Top Senate Republicans Finally Admit Trump Could Fire Mueller – And Take Action

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Until very recently, most Republicans in the Senate never imagined the president would be crazy enough to attempt to fire special Counsel Robert Mueller. However, in light of recent events, several key Republican Senators changed their tunes.

As such, there is renewed bipartisan support to push a bill that will protect Mueller from President Donald Trump firing him, according to Mother Jones.


What really started the ball rolling this week was the Monday raid on Trump’s attorney Micheal Cohen. Based on information gained partially from the Mueller investigation, New York-based Department of Justice employees carried out a raid on Cohen’s office.

Trump went public and called the raid “an attack on our country,” among other things. Then, White House press secretary Sarah Huckabee Sanders told the press that Trump believes he has the power to fire Mueller himself (he doesn’t).

This morning, Trump even unleashed a fresh attack on Twitter, aimed largely at Mueller.

With all that new information, Charles Grassley, a Republican from Iowa who chairs the Senate Judiciary Committee, said he plans to schedule a vote on the legislation as soon as possible.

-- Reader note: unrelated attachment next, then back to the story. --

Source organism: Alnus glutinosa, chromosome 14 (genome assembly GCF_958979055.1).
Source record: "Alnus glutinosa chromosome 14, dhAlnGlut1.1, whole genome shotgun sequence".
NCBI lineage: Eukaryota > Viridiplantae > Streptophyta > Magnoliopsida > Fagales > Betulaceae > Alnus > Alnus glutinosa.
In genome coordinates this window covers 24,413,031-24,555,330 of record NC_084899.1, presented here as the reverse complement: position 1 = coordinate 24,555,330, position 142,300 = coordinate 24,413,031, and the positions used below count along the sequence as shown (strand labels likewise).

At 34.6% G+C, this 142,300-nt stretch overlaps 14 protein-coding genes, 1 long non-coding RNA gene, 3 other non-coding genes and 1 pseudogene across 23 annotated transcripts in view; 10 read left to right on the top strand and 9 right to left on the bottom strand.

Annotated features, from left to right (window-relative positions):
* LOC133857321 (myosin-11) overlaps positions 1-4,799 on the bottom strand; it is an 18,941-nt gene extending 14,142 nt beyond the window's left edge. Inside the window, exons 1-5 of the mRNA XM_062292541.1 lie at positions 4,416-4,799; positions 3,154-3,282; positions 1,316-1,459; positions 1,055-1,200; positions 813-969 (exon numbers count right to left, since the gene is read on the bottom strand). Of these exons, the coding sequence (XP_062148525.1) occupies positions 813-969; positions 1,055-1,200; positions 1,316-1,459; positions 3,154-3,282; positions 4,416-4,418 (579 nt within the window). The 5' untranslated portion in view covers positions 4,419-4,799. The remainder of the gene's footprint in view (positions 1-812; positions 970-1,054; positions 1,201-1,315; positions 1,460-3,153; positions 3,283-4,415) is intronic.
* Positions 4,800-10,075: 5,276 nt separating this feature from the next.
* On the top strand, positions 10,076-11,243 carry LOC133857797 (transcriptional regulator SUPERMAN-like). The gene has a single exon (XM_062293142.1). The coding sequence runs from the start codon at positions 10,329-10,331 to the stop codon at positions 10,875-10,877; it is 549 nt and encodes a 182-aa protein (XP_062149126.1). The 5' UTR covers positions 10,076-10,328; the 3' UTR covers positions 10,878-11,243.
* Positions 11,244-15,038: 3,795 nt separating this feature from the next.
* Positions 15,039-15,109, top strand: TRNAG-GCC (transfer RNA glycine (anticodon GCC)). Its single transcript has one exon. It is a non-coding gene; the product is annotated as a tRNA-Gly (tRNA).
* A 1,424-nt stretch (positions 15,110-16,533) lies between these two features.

A bipartisan group of senators, some of whom are recent converts, reintroduced the legislation, known as the Special Counsel Independence and Integrity Act, Wednesday morning.

Senators Cory Booker (D-N.J.), Thom Tillis (R.-N.C.), Linsey Graham (R-S.C.), and Christopher Coons (D-Del.) are all members of the Senate Judiciary Committee, and all co-sponsor the bill.

If passed, it would allow Mueller to request a judicial review of the firing. If the three-judge panel doesn’t find “good cause” for the removal, the special counsel will reattain his position. Although the bill is designed to protect Speical Counsel Robert Mueller, it would protect any future appointed special counsel as well.

The bill also includes a clause that specifies that only a senior Justice Department official holds power to fire special counsel, leaving the president practically powerless to do so.


The bill would have enough backing to clear the judiciary committee and head to the Senate floor, provided Tillis and Graham join the Democrats on the committee in the renewed effort.

The new legislation combines two parts of a bipartisan bill that the co-sponsors proposed last August.

Graham and Tillis both called it a “compromise.”

This is best summed up by a quote from Senator Booker in a statement about the reintroduction of the combined bill.

“A nation of laws cannot exist if the people tasked with enforcing them are subjected to political interference or intimidation from the president.”

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